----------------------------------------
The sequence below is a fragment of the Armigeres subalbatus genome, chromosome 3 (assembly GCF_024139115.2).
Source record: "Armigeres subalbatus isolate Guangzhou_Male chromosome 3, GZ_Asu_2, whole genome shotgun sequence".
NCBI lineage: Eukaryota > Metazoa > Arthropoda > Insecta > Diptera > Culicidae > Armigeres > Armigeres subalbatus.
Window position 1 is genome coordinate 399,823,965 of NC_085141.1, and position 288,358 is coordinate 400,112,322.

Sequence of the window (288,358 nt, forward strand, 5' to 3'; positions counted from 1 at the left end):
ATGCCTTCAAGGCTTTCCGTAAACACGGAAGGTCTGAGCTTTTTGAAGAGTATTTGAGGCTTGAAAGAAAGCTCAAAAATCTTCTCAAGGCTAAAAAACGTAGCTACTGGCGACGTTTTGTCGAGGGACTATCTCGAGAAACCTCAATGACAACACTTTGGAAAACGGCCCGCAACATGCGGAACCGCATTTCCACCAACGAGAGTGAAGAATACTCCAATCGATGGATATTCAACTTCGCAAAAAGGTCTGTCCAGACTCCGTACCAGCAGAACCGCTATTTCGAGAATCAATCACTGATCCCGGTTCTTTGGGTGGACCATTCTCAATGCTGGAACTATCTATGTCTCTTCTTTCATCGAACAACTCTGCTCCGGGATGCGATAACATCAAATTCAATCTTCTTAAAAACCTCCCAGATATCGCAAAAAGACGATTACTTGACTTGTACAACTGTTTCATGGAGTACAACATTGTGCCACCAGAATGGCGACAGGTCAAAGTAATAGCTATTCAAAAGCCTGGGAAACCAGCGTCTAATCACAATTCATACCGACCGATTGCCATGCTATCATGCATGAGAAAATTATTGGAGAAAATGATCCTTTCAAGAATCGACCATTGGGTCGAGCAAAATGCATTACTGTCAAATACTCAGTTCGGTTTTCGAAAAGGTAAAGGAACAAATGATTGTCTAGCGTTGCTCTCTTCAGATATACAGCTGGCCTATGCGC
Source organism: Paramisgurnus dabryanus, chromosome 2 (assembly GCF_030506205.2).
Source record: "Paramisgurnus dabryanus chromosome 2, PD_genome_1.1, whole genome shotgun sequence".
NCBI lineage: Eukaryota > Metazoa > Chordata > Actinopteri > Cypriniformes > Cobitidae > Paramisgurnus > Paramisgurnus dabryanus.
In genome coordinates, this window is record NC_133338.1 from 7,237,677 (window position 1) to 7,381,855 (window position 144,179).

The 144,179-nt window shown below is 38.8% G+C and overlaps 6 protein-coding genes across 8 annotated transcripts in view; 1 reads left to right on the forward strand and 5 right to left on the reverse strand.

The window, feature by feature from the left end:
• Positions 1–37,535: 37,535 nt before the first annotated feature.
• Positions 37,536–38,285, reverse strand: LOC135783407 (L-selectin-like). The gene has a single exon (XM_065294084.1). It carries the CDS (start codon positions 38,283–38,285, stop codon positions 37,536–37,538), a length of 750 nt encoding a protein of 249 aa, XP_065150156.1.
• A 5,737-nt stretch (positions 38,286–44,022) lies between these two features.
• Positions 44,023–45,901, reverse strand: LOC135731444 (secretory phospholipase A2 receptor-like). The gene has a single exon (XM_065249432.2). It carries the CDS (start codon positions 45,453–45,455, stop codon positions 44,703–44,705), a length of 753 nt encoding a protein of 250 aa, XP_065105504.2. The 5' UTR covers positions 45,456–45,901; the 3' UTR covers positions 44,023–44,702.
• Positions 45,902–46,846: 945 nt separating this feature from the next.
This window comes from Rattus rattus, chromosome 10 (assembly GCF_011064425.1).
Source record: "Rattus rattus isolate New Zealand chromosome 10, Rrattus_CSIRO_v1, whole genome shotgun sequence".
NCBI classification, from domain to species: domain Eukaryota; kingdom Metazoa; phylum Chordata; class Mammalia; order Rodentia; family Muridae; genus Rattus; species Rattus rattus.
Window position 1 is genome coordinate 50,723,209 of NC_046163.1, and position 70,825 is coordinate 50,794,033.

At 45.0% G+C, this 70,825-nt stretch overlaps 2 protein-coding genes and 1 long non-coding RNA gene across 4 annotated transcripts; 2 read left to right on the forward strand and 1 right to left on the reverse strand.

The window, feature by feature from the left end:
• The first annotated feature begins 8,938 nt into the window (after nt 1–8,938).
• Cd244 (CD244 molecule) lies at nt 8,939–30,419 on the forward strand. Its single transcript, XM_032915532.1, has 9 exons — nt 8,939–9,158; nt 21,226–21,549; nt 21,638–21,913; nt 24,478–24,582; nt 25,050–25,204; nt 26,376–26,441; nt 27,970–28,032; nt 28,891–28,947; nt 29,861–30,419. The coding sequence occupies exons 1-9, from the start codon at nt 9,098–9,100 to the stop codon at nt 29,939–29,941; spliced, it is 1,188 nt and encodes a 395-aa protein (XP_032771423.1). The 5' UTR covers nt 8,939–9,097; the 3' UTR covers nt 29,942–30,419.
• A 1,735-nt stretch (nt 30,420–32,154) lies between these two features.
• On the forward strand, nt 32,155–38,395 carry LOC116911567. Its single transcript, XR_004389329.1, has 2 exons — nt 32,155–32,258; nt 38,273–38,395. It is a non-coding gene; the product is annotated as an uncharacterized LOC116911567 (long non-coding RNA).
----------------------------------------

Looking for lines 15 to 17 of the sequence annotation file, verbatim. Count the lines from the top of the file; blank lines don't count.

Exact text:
• A 5,737-nt stretch (positions 38,286–44,022) lies between these two features.
• Positions 44,023–45,901, reverse strand: LOC135731444 (secretory phospholipase A2 receptor-like). The gene has a single exon (XM_065249432.2). It carries the CDS (start codon positions 45,453–45,455, stop codon positions 44,703–44,705), a length of 753 nt encoding a protein of 250 aa, XP_065105504.2. The 5' UTR covers positions 45,456–45,901; the 3' UTR covers positions 44,023–44,702.
• Positions 45,902–46,846: 945 nt separating this feature from the next.